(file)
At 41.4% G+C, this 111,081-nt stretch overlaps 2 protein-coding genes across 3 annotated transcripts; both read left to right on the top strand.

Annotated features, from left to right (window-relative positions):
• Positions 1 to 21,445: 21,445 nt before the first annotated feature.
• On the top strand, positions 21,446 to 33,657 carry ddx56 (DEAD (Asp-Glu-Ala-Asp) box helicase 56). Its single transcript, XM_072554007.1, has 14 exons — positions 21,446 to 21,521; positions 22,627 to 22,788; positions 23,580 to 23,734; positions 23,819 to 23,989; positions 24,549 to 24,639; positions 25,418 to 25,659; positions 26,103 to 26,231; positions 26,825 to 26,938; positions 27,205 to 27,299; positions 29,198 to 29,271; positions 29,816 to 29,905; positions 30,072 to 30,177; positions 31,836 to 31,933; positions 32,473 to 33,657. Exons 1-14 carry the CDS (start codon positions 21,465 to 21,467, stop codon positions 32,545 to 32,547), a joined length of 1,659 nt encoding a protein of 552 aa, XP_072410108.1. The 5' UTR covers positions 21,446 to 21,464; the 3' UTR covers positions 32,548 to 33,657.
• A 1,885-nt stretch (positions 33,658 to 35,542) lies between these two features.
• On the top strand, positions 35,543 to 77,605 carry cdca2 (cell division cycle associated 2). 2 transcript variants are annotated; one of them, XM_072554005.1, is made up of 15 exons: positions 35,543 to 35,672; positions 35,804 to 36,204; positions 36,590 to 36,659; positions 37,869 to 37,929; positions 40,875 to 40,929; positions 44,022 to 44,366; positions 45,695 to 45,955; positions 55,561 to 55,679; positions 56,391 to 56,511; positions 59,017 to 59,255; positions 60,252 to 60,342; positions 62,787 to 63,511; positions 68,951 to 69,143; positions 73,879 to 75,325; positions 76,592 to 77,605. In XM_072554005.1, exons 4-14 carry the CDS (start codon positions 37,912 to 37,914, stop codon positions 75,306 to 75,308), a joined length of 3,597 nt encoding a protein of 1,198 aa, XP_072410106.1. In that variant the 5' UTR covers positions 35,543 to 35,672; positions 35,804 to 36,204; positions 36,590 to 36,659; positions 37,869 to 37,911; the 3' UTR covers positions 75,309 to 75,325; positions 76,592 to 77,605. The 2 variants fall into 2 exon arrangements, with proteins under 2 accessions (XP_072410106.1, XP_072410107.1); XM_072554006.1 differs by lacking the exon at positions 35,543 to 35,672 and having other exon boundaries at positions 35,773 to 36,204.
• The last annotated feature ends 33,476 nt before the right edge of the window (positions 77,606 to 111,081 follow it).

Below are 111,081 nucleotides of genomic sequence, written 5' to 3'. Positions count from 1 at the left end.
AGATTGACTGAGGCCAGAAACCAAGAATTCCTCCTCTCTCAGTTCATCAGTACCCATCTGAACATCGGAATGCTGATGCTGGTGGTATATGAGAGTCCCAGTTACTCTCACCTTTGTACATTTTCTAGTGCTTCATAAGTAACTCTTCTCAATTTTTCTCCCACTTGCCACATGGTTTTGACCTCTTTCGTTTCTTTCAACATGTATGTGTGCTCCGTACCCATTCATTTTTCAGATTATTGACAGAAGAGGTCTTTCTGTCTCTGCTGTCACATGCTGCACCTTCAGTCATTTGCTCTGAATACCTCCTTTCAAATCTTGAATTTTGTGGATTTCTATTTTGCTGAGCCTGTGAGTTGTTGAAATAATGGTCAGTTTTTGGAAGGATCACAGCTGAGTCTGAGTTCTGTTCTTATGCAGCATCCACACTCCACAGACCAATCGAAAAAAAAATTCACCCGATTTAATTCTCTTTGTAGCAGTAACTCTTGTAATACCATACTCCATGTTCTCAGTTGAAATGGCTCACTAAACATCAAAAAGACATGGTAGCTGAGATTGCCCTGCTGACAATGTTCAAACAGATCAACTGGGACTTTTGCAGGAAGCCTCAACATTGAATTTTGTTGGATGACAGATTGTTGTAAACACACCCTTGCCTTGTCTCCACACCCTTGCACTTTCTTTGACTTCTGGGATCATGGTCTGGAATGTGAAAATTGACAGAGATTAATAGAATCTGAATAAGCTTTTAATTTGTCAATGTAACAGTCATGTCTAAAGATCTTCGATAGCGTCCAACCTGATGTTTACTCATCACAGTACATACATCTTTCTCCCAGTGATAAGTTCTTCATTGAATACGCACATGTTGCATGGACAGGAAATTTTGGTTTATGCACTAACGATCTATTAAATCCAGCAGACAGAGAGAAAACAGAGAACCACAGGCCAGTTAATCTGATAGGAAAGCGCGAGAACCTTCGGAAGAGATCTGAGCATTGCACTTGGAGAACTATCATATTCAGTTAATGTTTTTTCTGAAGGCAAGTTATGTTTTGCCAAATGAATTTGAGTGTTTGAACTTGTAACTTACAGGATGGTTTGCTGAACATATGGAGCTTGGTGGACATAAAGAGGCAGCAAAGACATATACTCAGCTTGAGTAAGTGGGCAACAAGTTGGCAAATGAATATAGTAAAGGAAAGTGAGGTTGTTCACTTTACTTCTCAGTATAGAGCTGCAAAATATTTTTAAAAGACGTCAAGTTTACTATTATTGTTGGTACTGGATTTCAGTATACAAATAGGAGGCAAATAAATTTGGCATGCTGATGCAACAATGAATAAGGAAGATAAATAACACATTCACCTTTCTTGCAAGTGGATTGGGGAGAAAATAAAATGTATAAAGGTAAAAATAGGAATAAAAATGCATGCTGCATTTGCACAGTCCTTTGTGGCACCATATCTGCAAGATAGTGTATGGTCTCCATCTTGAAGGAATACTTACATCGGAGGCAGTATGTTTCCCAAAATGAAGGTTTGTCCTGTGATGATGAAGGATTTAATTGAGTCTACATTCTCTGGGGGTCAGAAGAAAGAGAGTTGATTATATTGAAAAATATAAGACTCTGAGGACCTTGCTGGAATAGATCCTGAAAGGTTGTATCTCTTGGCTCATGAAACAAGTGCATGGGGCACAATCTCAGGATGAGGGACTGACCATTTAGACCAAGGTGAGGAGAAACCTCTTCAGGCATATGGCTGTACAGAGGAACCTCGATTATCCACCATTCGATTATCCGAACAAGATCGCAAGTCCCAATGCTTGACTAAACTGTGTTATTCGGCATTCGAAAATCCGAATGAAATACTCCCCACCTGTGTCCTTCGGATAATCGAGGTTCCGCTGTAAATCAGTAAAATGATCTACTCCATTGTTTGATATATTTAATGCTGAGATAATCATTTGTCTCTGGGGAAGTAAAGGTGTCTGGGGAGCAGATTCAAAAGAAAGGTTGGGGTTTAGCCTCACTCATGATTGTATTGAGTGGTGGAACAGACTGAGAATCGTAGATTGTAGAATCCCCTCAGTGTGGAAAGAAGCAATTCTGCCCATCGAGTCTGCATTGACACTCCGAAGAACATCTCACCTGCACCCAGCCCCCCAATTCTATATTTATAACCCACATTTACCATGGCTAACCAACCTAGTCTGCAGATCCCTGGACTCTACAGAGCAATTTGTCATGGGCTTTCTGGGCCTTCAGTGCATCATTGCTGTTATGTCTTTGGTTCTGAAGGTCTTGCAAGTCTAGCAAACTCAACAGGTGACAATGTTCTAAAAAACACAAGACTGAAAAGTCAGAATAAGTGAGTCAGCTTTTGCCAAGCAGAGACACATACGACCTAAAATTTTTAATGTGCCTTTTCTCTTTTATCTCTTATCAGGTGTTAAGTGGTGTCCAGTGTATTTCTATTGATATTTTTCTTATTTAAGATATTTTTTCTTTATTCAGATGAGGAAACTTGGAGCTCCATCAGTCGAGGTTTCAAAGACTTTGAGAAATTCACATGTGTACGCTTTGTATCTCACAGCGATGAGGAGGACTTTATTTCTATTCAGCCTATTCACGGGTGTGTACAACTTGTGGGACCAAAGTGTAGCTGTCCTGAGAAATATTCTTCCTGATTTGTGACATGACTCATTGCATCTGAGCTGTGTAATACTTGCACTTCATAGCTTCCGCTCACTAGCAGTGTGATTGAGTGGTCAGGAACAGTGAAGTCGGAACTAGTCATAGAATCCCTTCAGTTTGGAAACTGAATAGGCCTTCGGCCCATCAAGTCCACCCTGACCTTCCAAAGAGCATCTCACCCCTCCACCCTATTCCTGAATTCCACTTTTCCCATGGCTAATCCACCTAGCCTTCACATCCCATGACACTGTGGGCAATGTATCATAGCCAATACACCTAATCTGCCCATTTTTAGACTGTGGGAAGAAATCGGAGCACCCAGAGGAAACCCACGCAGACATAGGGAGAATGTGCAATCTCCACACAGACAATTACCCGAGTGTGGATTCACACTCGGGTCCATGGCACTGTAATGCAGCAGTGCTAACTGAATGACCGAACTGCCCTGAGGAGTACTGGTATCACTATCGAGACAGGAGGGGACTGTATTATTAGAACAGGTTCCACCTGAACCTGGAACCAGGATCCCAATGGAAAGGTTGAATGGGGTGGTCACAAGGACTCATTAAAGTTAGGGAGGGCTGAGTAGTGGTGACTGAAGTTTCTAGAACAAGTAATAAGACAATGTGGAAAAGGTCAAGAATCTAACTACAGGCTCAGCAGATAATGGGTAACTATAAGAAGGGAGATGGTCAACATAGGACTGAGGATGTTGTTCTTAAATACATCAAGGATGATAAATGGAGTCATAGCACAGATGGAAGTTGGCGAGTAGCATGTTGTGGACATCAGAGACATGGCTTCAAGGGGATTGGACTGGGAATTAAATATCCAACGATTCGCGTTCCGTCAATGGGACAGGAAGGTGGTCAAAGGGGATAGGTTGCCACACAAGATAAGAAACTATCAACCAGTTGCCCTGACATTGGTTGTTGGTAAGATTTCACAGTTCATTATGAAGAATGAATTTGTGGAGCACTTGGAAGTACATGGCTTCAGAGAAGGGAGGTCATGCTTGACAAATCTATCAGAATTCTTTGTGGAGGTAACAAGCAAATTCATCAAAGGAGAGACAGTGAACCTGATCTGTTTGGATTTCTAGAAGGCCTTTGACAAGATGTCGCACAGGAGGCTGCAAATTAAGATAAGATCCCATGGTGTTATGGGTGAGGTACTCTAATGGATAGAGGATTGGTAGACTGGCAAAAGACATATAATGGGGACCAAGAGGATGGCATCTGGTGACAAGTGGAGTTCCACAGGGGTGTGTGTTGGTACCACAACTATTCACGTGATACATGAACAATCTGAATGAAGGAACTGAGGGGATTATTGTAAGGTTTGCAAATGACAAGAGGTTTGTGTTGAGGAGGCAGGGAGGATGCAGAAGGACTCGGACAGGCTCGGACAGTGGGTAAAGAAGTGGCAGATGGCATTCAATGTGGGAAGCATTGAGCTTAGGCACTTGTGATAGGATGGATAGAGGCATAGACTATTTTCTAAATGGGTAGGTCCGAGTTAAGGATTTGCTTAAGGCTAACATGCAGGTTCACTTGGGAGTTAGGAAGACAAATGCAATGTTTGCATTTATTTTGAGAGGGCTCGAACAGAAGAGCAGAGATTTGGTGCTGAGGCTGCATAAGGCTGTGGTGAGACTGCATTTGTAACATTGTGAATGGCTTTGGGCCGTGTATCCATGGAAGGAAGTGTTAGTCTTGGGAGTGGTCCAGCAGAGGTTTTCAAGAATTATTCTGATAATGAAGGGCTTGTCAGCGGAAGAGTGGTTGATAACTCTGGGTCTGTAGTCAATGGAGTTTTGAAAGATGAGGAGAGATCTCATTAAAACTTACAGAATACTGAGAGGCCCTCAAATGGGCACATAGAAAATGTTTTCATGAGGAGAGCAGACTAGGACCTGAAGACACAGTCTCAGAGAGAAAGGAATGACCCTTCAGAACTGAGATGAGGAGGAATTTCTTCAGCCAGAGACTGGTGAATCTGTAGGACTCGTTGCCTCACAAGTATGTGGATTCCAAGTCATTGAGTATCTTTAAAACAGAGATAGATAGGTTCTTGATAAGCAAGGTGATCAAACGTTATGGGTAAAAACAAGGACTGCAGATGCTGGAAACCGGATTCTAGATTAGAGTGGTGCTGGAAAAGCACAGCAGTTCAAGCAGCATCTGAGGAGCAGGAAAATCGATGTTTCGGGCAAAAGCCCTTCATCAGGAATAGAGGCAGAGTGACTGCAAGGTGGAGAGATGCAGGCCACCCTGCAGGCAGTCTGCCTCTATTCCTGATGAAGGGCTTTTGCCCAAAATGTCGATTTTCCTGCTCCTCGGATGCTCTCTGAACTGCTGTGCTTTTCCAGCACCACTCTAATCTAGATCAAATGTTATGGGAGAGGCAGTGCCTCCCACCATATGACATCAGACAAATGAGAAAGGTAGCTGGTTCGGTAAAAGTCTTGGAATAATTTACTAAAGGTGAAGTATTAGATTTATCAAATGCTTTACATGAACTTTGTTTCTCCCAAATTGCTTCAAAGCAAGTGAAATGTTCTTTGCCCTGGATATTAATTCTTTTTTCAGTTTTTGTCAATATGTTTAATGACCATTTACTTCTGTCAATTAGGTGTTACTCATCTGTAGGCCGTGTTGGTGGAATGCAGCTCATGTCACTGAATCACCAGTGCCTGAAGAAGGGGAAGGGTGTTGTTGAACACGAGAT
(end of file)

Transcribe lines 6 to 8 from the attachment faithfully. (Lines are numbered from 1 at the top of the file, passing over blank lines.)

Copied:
• On the top strand, positions 35,543 to 77,605 carry cdca2 (cell division cycle associated 2). 2 transcript variants are annotated; one of them, XM_072554005.1, is made up of 15 exons: positions 35,543 to 35,672; positions 35,804 to 36,204; positions 36,590 to 36,659; positions 37,869 to 37,929; positions 40,875 to 40,929; positions 44,022 to 44,366; positions 45,695 to 45,955; positions 55,561 to 55,679; positions 56,391 to 56,511; positions 59,017 to 59,255; positions 60,252 to 60,342; positions 62,787 to 63,511; positions 68,951 to 69,143; positions 73,879 to 75,325; positions 76,592 to 77,605. In XM_072554005.1, exons 4-14 carry the CDS (start codon positions 37,912 to 37,914, stop codon positions 75,306 to 75,308), a joined length of 3,597 nt encoding a protein of 1,198 aa, XP_072410106.1. In that variant the 5' UTR covers positions 35,543 to 35,672; positions 35,804 to 36,204; positions 36,590 to 36,659; positions 37,869 to 37,911; the 3' UTR covers positions 75,309 to 75,325; positions 76,592 to 77,605. The 2 variants fall into 2 exon arrangements, with proteins under 2 accessions (XP_072410106.1, XP_072410107.1); XM_072554006.1 differs by lacking the exon at positions 35,543 to 35,672 and having other exon boundaries at positions 35,773 to 36,204.
• The last annotated feature ends 33,476 nt before the right edge of the window (positions 77,606 to 111,081 follow it).

Below are 111,081 nucleotides of genomic sequence, written 5' to 3'. Positions count from 1 at the left end.